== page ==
Claire Cashmore defended her European title, Dave Ellis guided by Luke Pollard finished second as did Mel Nicholls, and Michael Salisbury and Hannah Moore both crossed the line third in Madrid.
The day started with a change from triathlon to duathlon due to the adverse conditions building up to the event, with athletes competing over a 2.5km run, 20km bike and a final 5km run at Casa de Campo in the Spanish capital.
Cashmore won the women’s PTS5 category, with Ellis and Pollard claiming silver in the men’s PTVI and Nicholls in the women's PTWC races. Salisbury (men’s PTS5) and Moore (women’s PTS4) both battled to bronze.
Getting the weekend’s racing underway were the men’s PTS4 and men’s PTS5 categories. Salisbury (PTS5) and Finley Jakes (PTS4) were the British interest in the first start of the day.
The PTS2-5 and PTVI categories all set off in succession of one another, with PTVI pairings of Ellis and Pollard and Oscar Kelly and Jamie Price the next set of Brits to take to the course.
Completing the British starts were Cashmore (women’s PTS5), Moore (women’s PTS4) and Louis Rolfe (men’s PTS2) who all got underway together.
Cashmore had a good first run across the single-lap, out-and-back course to come into first transition in third place. The bike course consisted of one 20km loop around the park, with the Brit chasing down the two in front of her to take the lead in the latter stages.
Coming out of transition two and onto the bike, she held a commanding lead over the rest of the field, crossing the line to defend her title and take home yet another gold medal.
Reflecting on taking the win, Cashmore commented: “I’ve had a bit of a rough year this year, been struggling with a bit of niggles, so to come here and actually put that performance together I am absolutely over the moon.
“It was really special to win. I think this morning it was a little bit about who could be the most adaptable. Suddenly at 4am it changed into a duathlon and it’s ‘right, everything’s up in the air’ and a complete change of plan. That’s one thing that Covid has really taught me, just to be as adaptable as possible and not let little things stress you out.”
Ellis and Pollard set off alongside Kelly and Price in the men’s PTVI race. With the starts being split into B1 and B 2/3 classifications, the two British pairings (B2/3) started with a deficit to the B1 athletes.
They both set off over the first run with the determination to close the gap to the athletes in front of them, with all four Brits coming through transition one in a similar time.
Onto the bike and Ellis and Pollard made inroads on the gap and were well-placed in third as they started to create a gap between the podium places and those behind them. Starting the run in third place, they gained a place over the 5km to the finish to cross the line in second place and leave Spain with a silver medal. Kelly and Price finished nineth.
Ellis said after the race: “It’s cool to be over in Spain. I think Madrid is a real iconic city for hosting triathlon so it’s great to have a European Championships here. You want a tough race, an honest race, and I think the French boys just had a great race today.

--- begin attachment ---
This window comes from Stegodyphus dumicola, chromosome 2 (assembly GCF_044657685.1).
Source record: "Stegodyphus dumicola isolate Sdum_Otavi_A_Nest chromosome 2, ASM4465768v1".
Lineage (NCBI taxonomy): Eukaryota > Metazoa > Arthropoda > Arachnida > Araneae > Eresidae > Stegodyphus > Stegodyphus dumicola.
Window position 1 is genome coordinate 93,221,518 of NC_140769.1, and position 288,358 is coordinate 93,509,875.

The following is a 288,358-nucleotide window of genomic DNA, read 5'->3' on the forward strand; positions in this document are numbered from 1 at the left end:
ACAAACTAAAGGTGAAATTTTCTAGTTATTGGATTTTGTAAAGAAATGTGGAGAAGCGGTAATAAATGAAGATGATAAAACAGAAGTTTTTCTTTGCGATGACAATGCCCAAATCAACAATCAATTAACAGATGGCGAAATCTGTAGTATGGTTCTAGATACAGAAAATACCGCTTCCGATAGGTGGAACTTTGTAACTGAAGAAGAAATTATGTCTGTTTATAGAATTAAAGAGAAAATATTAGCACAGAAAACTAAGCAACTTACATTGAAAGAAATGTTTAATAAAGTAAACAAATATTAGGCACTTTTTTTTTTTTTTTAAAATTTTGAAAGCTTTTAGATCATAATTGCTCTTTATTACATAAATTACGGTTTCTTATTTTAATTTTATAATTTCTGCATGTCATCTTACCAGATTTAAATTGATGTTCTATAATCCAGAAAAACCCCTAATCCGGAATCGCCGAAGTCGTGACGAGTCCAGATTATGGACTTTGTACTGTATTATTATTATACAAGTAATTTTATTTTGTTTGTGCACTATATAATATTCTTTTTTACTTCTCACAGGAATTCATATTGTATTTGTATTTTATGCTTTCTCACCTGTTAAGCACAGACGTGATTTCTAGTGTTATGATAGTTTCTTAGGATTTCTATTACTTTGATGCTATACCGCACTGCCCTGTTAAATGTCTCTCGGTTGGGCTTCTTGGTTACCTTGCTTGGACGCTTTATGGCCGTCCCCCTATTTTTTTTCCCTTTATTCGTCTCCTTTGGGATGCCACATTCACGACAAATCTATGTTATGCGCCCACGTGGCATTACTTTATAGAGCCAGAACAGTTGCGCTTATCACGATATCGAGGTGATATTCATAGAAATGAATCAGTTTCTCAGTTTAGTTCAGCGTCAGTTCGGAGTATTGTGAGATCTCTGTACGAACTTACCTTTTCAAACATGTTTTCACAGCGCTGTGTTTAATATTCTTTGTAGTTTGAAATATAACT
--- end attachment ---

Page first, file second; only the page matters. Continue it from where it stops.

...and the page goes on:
“It’s our first proper race of the season, so a good one to blow the cobwebs and we’ve got another one in about three weeks’ time.”
Pollard commented, “We had a good race today, pretty hard competition to be fair, really quick going out on that first run. Quite a nice bike course through the park, pretty tough in places.”
Salisbury made a quick start to the men’s PTS5 race, running at the front of the first starters and being the first athlete into transition one.
The Brit produced a consistent bike leg with positions proving fluid across the 20km course through the park. Heading into second transition, he’d established himself in third position, a place he’d hold onto to earn himself bronze and a place on the Europe Triathlon Para Championships podium.
Having crossed the line, Salisbury said: “I thought I’d take my opportunity to take the lead in a big race. Jairo Ruiz, the Spanish guy who was right on my shoulder the whole way, I thought ‘I just want to hold him off to get first into transition’.
“It is a bit of a difficult one to get used to, changing at the last minute, but you have to remember that it’s the same for everyone. You just have to be as relaxed as possible and take it in your stride. The swim is my weakest bit, but at the same time I’m really disappointed that I didn’t get to swim because I feel like I’d worked on that.”
Moore was representing Great Britain for the first time in a number of years, and she rounded off the morning for the British athletes by winning bronze in the women’s PTS4 classification.
Having initially been ranked fourth, she was moved up onto the podium following a change in classification for one of her competitors.
Having started alongside Salisbury, Jakes raced to seventh place. Rolfe, who was making his Championship debut and had been presented with his GBR trisuit at a team event the night before, crossed the line in fifth.
Ending the day in the Spanish sun was Nicholls as the PTWC races took place after the Age-Group racing to allow for a course change.
Nicholls was second into T1 and maintained that position throughout the bike leg. Unable to close in one first place, she was able to stay clear of third to complete the final 5km to the finish and earn another medal for the British team.